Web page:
Most strains previously referred to as Penicillium sp. are now classified in the Talaromyces species, and some of them have been found to produce yellow and red azaphilone pigments. Two new pigments from T. atroroseus were described. The first belongs to the series of known Monascus orange azaphilone PP-O pigments, and it was unequivocally elucidated as the isomer trans-PP-O (91) [32] (Figure 9). The second was the unique azaphilone atrosin S, which presented the incorporation of a serine moiety into the isochromene/isoquinoline system. The fungus cultivation in medium enriched with a specific amino acid as sole source of nitrogen could allow seven atrorosin derivatives (atrorosin D, E, H, L, M, Q, and T, depending on the amino acid incorporated) (92–99), which were identified by dereplication using HPLC-DAD-MS/HRMS analysis [32]. From the fungus Talaromyces albobiverticillius associated with the isopod Armadillidium vulgare, two interesting azaphilone pigments talaralbols A and B (100–101) was reported [58]. However, talaralbol B presents the same planar structure of trans-PP-O, early described in T. atroroseus [32], in which the C-9 stereochemistry was not reported.

3.2. Biological Activities of Azaphilones

Azaphilones, besides being good compounds to replace synthetic pigments, aggregate valuable pharmacological properties. The wide broad range of biological activities that has been reported for azaphilones such as cytotoxic, anti-inflammatory, antimicrobial, antitumoral, antiviral and antioxidant is exemplified in Table 1.
Concerning the activities regarded to the new 101 azaphilones reported, the cytotoxic and antitumor potential are the most evaluated. Remarkably, compounds (29), (30), and (33) showed the most effective anti-gastric cancer activities (MGC803 and AGS cell lines) with IC50 values less than 1 μM, being more active than the positive control paclitaxel (3.8 μM) [41]. Additionally, (29) and (30) induced apoptosis in a concentration-dependent manner and (30) inhibited cell cycle progression. The authors also claim that 3,7-dimethyl-2,6-octadienyl group attached to N-2 contributed to the potent cytotoxic activities against MGC803 and AGS gastric cancer cell lines what can induce new investigations with semi-synthetic azaphilone derivatives possessing this group [11]. The azaphilones (39) and (40) showed moderate activity against leukemia HL-60 and human breast cancer. However, (39) exhibited potent apoptosis induction activity by mediating caspase-3 activation and PARP degradation at 3 μM in leukemic cells HL-60 [44]. Another interesting result was the potent cytotoxic activity showed by the dimeric azaphilones (89) and (90) against five different human cell lines. (89) showed more potent cytotoxicity against MGC-803 than cisplatin and possessed a unique 6/4/6 ring system suggesting the new ring may play an important role in cytotoxicity [57].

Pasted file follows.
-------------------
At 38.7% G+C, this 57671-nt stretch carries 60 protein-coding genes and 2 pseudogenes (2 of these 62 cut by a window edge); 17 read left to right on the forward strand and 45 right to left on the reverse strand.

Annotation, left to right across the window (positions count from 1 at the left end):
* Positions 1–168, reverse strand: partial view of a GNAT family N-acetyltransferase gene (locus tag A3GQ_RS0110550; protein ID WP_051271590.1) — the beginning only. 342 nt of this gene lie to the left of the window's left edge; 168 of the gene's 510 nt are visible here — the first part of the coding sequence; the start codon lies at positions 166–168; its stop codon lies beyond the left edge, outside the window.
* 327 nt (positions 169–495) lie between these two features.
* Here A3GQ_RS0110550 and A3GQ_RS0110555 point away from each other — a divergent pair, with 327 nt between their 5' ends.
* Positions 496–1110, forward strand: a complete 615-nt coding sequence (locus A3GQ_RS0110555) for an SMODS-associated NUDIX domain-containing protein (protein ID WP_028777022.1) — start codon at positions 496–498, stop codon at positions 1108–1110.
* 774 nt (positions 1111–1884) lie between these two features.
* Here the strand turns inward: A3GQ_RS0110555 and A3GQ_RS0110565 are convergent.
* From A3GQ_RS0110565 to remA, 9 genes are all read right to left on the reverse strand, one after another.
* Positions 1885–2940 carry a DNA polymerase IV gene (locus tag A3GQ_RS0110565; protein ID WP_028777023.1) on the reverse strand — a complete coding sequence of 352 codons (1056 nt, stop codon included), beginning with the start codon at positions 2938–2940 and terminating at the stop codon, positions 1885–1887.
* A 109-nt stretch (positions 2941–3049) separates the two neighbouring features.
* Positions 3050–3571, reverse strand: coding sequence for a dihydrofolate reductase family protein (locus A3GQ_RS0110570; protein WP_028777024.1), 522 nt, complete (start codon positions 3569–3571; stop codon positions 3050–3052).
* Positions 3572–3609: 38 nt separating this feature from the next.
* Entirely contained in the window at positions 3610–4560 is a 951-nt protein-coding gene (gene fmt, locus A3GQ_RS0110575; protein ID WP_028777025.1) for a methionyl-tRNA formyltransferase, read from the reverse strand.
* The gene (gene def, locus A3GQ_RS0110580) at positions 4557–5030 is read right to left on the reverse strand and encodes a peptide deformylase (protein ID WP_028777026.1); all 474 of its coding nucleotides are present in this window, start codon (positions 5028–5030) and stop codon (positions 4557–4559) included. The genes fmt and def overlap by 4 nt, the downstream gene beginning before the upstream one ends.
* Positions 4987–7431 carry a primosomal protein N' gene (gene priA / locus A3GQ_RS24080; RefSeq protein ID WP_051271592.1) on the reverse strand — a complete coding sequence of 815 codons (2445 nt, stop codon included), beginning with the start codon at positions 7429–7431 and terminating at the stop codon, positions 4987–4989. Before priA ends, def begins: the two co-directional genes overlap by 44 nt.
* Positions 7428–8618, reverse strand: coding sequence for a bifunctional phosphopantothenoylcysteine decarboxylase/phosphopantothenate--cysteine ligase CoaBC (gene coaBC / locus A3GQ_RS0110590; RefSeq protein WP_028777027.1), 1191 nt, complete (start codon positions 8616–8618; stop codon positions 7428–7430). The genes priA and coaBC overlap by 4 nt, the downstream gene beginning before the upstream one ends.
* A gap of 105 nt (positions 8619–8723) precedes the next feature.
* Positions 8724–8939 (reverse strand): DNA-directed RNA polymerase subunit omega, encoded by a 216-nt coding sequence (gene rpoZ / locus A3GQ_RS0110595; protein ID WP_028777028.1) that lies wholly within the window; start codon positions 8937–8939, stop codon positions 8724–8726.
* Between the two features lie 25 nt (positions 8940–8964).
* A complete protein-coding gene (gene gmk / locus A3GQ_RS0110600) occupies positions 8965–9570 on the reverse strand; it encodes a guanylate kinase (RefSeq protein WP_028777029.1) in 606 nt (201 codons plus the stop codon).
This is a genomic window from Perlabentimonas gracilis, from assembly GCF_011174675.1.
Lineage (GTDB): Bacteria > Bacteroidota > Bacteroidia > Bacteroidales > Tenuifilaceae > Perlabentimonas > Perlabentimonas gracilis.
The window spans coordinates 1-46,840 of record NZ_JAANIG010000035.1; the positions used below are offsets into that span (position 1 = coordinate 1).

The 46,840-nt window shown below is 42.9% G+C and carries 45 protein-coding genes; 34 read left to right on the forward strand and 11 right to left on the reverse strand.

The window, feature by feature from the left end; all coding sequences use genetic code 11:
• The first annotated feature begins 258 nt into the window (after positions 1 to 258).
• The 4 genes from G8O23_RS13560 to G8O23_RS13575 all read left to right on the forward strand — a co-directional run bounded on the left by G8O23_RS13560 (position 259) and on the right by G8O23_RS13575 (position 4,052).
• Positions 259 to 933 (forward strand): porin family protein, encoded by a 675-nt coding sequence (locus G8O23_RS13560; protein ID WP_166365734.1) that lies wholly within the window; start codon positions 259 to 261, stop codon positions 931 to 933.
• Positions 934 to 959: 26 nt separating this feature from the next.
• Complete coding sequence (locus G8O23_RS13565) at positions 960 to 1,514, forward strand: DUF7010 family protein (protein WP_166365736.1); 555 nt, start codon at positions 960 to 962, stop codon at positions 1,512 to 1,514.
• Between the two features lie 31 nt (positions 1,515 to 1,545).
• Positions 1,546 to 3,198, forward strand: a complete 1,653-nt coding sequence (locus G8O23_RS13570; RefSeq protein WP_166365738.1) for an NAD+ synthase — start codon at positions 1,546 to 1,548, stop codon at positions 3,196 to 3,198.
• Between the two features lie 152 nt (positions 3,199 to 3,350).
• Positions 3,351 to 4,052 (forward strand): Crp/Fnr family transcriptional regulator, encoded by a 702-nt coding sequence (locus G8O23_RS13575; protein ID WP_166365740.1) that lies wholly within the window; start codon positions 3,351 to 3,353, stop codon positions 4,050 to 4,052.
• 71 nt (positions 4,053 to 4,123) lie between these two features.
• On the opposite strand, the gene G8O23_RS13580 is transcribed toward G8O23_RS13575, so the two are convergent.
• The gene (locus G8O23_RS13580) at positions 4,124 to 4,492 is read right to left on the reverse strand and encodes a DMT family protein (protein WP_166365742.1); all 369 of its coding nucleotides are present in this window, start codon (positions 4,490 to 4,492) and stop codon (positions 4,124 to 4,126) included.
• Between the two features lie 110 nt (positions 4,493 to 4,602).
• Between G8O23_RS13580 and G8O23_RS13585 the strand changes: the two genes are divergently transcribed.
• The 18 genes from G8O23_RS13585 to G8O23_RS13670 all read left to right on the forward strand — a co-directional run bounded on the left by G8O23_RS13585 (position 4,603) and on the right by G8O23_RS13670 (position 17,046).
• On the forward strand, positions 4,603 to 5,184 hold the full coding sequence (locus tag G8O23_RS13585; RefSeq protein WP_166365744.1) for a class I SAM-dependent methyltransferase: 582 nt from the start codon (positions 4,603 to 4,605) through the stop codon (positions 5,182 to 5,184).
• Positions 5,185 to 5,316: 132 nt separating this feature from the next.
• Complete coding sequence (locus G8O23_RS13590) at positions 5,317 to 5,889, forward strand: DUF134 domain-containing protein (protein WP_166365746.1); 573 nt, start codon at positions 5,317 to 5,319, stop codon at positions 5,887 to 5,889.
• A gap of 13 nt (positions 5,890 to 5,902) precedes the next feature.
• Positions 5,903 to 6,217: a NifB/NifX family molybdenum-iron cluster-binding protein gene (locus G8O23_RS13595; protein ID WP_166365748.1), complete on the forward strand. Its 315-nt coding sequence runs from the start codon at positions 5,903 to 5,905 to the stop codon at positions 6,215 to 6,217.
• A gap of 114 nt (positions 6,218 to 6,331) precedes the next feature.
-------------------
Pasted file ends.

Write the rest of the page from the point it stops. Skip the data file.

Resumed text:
A great number of azaphilones present anti-inflammatory activity [35,37,38,42,49,50,52,53,58,59]. The compounds (21), (51), (52) and (100) exhibited anti-inflammatory activities due to potent anti-NO production activity, with IC50 values of 11.9, 2.6, 12.5, and 10.0 μM, respectively, compared to the known iNOS inhibitor quercetin (34.6 ± 1.4 μM) on lipopolysaccharide (LPS) -induced nitric oxide (NO) production [35,46,57]. The antimicrobial activity of azaphilones also must be highlighted. Two dimeric azaphilones, penicitrinol Q (24) and penctrimertone (80), showed both excellent inhibitory activities against B. subtilis with MIC of 6.2 and 4.0 µg/mL, respectively. Moreover, (24) also presented inhibitory activity against bacteria Staphylococcus aureus (4.3 µg/mL) and Pseudomonas aeruginosa (11.2 µg/mL), and the yeast C. albicans (4.0 µg/mL) [36].